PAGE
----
PeaceJam Empowers Teens
I like the savvy that these folks are using as they connect with young people around peace & positive action.
How can you help make spiritually-based peacemaking hip and cool in your community?
On Earth Peace
PeaceJam Empowers TeensKalamazoo Gazette
By Chris Killian
May 14, 2006
(You can find PeaceJam online at www.peacejam.org.)
For most teenagers, a cool, damp Saturday afternoon is an invitation to head to the movies with friends, watch television or surf the Internet.
But for about 200 teens from around the Great Lakes region, Saturday was a day for action -- peaceful action.
They came from Illinois, Indiana, Ohio and Michigan to participate in an event hosted by PeaceJam, an international organization that partners with 13 Nobel Peace Prize winners who share their wisdom with youths and empower them to change their communities for the better.
The event was originally scheduled to take place in Kalamazoo's Bronson Park, but was moved to Western Michigan University's Haworth College of Business because of rain.
But that didn't dampen the sprit of the diverse group of teens who gathered there to participate in the event, as they moved from room to room engaging in a number of activities meant to educate them about the power they have to change the world.
"This fills you up like a good cup of soup,'' said Talat Mangla, a WMU senior and PeaceJam mentor. "You walk out of here exhausted but so full of energy.''
In one activity, participants read from books banned from some school districts across the United States in an expression of their right to free speech. In another activity, teens wrote messages on prayer flags and then hung them outside the building.
The green, yellow, white and red flags snapped crisply in the cool breeze. The messages on them read like a play book for nonviolence: "You can bomb the world into pieces, but you can't bomb it into Peace,'' one read. "Justice is truth in action,'' another read.
"This is a great program to teach people about peace on a worldwide level,'' Kalamazoo Central High School student Charles Gregg-Geist said.
That was no more true than when the miracle of modern technology enabled the PeaceJam crowd to listen firsthand to 1996 Nobel Peace Prize winner Jose Ramos-Horta, a man who has devoted much of his life to propagating peace.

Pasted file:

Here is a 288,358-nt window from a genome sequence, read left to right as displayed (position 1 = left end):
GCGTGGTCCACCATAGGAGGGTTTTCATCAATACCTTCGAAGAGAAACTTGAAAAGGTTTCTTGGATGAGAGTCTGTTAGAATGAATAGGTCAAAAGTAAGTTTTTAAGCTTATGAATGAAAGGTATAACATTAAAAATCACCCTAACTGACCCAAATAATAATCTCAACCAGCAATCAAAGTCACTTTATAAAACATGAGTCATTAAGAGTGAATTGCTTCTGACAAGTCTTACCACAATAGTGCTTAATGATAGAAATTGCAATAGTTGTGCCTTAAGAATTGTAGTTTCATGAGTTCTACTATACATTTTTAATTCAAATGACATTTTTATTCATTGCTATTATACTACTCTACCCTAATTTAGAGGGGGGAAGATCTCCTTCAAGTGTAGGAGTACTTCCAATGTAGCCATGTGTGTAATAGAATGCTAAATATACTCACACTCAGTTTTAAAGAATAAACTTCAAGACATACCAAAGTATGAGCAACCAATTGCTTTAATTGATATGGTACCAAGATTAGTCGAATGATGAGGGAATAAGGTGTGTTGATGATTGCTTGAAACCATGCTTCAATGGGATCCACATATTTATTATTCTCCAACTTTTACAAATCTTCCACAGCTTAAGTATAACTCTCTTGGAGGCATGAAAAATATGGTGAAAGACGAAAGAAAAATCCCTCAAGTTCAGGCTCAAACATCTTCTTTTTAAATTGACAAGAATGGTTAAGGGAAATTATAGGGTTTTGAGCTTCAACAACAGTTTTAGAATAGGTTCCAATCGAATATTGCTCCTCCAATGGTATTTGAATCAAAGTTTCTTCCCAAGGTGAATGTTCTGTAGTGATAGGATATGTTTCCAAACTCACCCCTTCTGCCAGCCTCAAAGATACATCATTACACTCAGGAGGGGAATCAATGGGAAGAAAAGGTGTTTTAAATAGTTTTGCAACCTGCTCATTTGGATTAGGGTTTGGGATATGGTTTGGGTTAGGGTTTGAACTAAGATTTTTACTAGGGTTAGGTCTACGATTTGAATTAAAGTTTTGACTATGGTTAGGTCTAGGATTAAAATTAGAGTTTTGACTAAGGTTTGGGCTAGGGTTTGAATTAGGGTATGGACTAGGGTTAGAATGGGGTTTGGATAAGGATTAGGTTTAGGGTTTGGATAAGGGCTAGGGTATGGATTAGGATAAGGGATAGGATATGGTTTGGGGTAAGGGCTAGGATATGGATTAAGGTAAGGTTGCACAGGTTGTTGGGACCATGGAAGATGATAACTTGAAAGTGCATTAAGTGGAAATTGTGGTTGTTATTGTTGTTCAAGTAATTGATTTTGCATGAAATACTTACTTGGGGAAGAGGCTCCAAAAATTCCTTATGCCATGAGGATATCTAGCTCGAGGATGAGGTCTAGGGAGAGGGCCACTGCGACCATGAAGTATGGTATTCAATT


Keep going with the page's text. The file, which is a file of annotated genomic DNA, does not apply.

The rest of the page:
Ramos-Horta was supposed to have spoken at the event, but had to cancel because mounting civil unrest in his country of East Timor.
A live video feed from the independent state among the islands of Indonesia enabled Ramos-Horta to speak anyway, as he told the teens to keep spreading the message of peace to their communities.
"When we are in power we need to be even more humble and be embracing of everybody,'' he said. "If you can't be humble, at least pretend. It won't do you any harm.''
PeaceJam co-founder Ivan Suvanjieff said he was impressed with the event.
"PeaceJam is a chance for kids to see greatness,'' he said of the prominence of Nobel Laureates at PeaceJam events. "We want them to realize the power each one of them has to change the world.''
Suvanjieff, along with his wife and fellow co-founder Dawn Engle, has traveled the world visiting and speaking with Nobel Peace Prize winners, asking them to support PeaceJam's mission.
He has met with the Dalai Lama, Archbishop Desmond Tutu and many other Nobel Laureates.
The addition of the winners is just one component to the success of the program, though. With all the advertisements that are directed toward teenagers -- telling them what to wear, listen to and watch -- PeaceJam has to be savvy.
"We want kids to find us hip, sexy and cool,'' Suvanjieff said. "And we want the program to make them empowered.''
During the event, a large piece of paper -- several feet long -- was taped to the dry-erase board in the business college's auditorium.
Teens were urged to write comments of encouragement on the paper, which is to be delivered to East Timor.
One teen didn't just write a few kind words.
"Give me a call sometime if you need any help,'' the note read.
More about PeaceJam.
Source for story: Kalamazoo Gazette.
Originally cited on the Pace e Bene website,